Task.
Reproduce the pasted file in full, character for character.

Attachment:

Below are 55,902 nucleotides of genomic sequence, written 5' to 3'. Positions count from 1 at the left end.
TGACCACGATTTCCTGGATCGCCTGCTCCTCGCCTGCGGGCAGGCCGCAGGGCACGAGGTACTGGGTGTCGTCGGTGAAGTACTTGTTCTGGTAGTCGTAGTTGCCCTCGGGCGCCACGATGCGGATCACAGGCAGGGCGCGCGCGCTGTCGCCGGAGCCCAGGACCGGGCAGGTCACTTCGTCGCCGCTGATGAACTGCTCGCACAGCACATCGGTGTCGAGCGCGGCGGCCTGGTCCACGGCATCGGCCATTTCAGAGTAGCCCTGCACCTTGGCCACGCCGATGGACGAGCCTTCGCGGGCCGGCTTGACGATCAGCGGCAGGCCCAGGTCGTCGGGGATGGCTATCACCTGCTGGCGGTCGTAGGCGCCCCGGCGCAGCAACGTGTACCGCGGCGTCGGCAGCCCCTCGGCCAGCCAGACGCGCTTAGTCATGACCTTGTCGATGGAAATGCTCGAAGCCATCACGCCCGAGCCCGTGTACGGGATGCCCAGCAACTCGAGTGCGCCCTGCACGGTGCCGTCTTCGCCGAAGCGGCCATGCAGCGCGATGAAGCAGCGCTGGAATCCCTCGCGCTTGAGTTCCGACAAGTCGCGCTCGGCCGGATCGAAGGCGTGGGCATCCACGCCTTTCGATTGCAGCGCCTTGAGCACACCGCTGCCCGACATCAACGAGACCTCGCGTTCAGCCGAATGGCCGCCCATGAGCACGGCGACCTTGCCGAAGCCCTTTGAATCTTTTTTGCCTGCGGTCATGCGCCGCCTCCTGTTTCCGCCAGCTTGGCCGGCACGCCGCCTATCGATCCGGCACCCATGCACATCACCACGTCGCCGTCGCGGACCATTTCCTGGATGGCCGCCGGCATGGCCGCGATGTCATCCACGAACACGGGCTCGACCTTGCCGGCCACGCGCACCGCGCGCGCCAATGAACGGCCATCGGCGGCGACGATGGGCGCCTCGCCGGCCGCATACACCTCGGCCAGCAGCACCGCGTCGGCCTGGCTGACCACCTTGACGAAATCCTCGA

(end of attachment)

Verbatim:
Below are 55,902 nucleotides of genomic sequence, written 5' to 3'. Positions count from 1 at the left end.
TGACCACGATTTCCTGGATCGCCTGCTCCTCGCCTGCGGGCAGGCCGCAGGGCACGAGGTACTGGGTGTCGTCGGTGAAGTACTTGTTCTGGTAGTCGTAGTTGCCCTCGGGCGCCACGATGCGGATCACAGGCAGGGCGCGCGCGCTGTCGCCGGAGCCCAGGACCGGGCAGGTCACTTCGTCGCCGCTGATGAACTGCTCGCACAGCACATCGGTGTCGAGCGCGGCGGCCTGGTCCACGGCATCGGCCATTTCAGAGTAGCCCTGCACCTTGGCCACGCCGATGGACGAGCCTTCGCGGGCCGGCTTGACGATCAGCGGCAGGCCCAGGTCGTCGGGGATGGCTATCACCTGCTGGCGGTCGTAGGCGCCCCGGCGCAGCAACGTGTACCGCGGCGTCGGCAGCCCCTCGGCCAGCCAGACGCGCTTAGTCATGACCTTGTCGATGGAAATGCTCGAAGCCATCACGCCCGAGCCCGTGTACGGGATGCCCAGCAACTCGAGTGCGCCCTGCACGGTGCCGTCTTCGCCGAAGCGGCCATGCAGCGCGATGAAGCAGCGCTGGAATCCCTCGCGCTTGAGTTCCGACAAGTCGCGCTCGGCCGGATCGAAGGCGTGGGCATCCACGCCTTTCGATTGCAGCGCCTTGAGCACACCGCTGCCCGACATCAACGAGACCTCGCGTTCAGCCGAATGGCCGCCCATGAGCACGGCGACCTTGCCGAAGCCCTTTGAATCTTTTTTGCCTGCGGTCATGCGCCGCCTCCTGTTTCCGCCAGCTTGGCCGGCACGCCGCCTATCGATCCGGCACCCATGCACATCACCACGTCGCCGTCGCGGACCATTTCCTGGATGGCCGCCGGCATGGCCGCGATGTCATCCACGAACACGGGCTCGACCTTGCCGGCCACGCGCACCGCGCGCGCCAATGAACGGCCATCGGCGGCGACGATGGGCGCCTCGCCGGCCGCATACACCTCGGCCAGCAGCACCGCGTCGGCCTGGCTGACCACCTTGACGAAATCCTCGA